From upper left, clockwise: Laura Pritchett, Janet Freeman, Carrie Visintainer, moi, Dana Masden, and Karye Cattrell
We meet for a couple hours every two weeks at each other's houses. We talk and laugh and eat and drink and update each other on what's been happening lately in our writing lives. We celebrate each other's successes and commiserate with each other over rejections. We tell each other about conferences, workshops, readings, contests, and other things we might be interested in.
For the second half of the meeting, we critique two members' pieces-usually between five and thirty pages per person. (We read it in advance-the members up for critique submit their pieces a week before the meeting via email.) Each member critiques the piece, going around in a circle, starting with the person on the submitter's right.
We always focus on the positive stuff first- specific things we loved about the piece-and then move into specific things that weren't working for us. The overall atmosphere is fun, productive, creative, warm, and uplifting.
I'll add that I started this group with several other writers back in 2003, three years before my first book was published. Members have come and gone for different reasons-- the mix is ever-changing, which keeps things fresh and interesting-- but we've also formed long and strong friendships from being in the group together. I'm the only one who writes primarily for a young adult market-- the others write fiction and creative non-fiction for adults, both short and book-length. I really don't think I could have published my books without the help of my writing group-- I've truly needed their feedback and encouragement over the years, and still do.They're a HUGE and WONDERFUL part of my writing life!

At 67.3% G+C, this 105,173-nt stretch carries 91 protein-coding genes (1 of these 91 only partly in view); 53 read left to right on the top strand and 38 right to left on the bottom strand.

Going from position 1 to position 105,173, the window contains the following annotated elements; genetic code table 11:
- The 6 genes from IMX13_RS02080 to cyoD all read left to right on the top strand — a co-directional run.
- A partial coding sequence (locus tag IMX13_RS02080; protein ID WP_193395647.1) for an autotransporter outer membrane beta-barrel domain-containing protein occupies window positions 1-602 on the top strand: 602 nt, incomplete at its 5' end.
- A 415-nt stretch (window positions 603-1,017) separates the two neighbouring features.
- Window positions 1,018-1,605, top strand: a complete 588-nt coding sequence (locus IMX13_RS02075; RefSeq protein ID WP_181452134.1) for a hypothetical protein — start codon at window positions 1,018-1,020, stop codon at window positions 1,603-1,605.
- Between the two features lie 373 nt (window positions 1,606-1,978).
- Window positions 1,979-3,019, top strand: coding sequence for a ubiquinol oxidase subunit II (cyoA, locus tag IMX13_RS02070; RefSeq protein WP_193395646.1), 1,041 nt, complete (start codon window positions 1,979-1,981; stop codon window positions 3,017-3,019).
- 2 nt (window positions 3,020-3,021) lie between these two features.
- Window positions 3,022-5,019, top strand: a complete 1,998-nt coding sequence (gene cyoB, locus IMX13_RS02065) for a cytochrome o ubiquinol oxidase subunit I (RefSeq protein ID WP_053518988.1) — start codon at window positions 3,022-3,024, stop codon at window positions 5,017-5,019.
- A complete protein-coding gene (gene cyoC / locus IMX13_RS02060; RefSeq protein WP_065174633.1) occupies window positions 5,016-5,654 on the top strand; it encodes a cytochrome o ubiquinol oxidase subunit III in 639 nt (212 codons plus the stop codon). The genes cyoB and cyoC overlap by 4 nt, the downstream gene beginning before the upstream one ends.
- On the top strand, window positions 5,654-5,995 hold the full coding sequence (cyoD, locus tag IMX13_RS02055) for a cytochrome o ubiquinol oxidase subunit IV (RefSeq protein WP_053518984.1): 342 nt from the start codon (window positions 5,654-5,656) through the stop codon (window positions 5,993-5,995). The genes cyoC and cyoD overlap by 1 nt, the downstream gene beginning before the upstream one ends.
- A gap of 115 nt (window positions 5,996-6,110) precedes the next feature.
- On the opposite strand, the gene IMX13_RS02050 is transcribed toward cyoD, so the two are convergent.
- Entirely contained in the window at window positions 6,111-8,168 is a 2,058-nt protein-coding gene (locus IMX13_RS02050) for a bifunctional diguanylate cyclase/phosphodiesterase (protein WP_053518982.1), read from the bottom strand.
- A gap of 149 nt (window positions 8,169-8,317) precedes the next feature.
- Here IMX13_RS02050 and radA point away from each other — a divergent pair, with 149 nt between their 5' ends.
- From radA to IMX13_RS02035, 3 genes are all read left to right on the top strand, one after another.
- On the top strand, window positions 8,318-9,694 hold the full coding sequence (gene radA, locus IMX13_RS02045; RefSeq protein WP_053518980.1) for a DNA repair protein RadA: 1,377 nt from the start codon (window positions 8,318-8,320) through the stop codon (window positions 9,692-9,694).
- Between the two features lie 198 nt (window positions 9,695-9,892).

If you're not in a writers' group and you want to be, you should join one or form your own. That's usually the first bit of advice I give to aspiring authors. Being in a writers' group helps you see your own work through new eyes, which is essential if you're serious about publishing. It's also really important to learn how to handle constructive criticism, and how to use it effectively in your revisions. It's worlds better to develop this skill with your writing group *before* you start revising with an agent or editor. Okay, good luck! :-)
p.s. If you're in the Ft Collins area, stay tuned for our annual reading event coming up, tentatively scheduled for the evening of Dec 5, 2012, at Bas Bleu Theater. So excited about this! More details to come!